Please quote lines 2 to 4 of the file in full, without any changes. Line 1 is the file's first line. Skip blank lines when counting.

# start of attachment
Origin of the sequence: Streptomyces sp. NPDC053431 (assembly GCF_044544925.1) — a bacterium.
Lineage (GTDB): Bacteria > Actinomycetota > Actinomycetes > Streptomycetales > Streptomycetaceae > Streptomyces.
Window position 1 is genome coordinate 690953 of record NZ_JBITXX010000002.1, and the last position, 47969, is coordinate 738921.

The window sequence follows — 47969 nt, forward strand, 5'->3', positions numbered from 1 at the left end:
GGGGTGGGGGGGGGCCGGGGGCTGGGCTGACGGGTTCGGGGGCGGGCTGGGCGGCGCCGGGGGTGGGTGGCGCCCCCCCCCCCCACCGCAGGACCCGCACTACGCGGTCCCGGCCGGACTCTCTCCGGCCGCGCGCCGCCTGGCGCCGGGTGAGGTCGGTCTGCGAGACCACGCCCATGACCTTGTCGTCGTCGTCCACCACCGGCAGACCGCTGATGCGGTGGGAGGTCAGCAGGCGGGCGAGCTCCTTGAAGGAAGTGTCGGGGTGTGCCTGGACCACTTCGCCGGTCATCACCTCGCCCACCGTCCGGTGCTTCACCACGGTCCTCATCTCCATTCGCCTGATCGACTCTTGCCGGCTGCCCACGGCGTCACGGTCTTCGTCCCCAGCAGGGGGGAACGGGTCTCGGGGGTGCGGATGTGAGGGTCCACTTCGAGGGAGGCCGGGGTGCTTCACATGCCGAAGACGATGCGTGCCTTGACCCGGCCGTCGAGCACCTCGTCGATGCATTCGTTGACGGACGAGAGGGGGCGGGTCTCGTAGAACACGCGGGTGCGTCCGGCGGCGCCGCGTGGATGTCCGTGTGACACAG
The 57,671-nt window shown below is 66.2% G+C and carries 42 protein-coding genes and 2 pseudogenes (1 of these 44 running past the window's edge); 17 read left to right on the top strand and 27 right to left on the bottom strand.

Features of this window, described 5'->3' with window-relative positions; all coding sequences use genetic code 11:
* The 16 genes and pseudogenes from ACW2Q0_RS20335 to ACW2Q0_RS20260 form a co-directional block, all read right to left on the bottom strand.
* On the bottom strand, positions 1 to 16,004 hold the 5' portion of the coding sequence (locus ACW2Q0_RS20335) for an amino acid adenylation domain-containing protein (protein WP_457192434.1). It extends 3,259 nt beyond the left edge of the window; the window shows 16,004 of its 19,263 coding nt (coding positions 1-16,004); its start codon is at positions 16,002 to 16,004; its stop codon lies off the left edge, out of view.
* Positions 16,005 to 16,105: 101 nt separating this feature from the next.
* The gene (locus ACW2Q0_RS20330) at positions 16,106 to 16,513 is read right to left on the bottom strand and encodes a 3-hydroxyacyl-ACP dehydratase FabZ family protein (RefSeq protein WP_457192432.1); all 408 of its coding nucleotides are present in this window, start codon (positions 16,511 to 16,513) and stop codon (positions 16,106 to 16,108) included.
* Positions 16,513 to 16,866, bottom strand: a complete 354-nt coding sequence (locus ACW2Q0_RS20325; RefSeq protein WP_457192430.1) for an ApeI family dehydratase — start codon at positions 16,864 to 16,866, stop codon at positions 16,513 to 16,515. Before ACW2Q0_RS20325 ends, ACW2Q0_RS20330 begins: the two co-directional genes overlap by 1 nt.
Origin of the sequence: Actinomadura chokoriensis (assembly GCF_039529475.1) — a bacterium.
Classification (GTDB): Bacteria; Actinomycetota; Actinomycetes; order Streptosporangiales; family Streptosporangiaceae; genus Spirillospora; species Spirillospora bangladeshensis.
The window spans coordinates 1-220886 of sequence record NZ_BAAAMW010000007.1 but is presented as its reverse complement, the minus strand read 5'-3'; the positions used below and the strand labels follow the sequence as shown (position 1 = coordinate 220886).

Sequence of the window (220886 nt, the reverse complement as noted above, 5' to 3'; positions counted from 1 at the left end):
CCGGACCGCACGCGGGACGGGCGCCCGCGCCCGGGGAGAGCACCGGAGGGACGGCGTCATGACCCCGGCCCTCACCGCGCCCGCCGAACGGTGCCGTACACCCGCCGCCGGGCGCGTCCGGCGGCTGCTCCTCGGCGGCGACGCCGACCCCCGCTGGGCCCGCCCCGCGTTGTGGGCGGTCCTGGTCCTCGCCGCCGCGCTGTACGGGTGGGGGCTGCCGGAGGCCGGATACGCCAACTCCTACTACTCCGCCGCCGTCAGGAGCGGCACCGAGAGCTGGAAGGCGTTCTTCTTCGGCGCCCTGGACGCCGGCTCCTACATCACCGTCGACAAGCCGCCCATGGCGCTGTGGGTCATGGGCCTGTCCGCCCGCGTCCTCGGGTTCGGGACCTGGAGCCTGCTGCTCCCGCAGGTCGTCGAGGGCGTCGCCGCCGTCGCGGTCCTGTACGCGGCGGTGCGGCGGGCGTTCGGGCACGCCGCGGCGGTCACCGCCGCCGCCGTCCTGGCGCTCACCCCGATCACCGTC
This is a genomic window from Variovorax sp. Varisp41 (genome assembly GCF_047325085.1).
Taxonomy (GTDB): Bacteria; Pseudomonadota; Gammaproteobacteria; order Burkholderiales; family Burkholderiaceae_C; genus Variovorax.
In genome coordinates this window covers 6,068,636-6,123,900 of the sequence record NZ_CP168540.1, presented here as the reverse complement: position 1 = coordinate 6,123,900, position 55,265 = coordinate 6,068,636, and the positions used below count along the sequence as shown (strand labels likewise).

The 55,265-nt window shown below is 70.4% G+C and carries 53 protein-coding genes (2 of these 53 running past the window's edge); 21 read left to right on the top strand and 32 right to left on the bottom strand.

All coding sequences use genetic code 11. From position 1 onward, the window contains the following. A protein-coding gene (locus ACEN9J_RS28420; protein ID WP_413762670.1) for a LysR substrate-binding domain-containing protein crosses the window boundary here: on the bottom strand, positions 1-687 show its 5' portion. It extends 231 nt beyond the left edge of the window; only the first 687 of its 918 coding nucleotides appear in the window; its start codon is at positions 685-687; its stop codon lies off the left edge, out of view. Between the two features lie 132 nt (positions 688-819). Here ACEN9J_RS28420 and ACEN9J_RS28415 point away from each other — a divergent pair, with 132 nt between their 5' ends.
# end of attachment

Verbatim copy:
Lineage (GTDB): Bacteria > Actinomycetota > Actinomycetes > Streptomycetales > Streptomycetaceae > Streptomyces.
Window position 1 is genome coordinate 690953 of record NZ_JBITXX010000002.1, and the last position, 47969, is coordinate 738921.

The window sequence follows — 47969 nt, forward strand, 5'->3', positions numbered from 1 at the left end: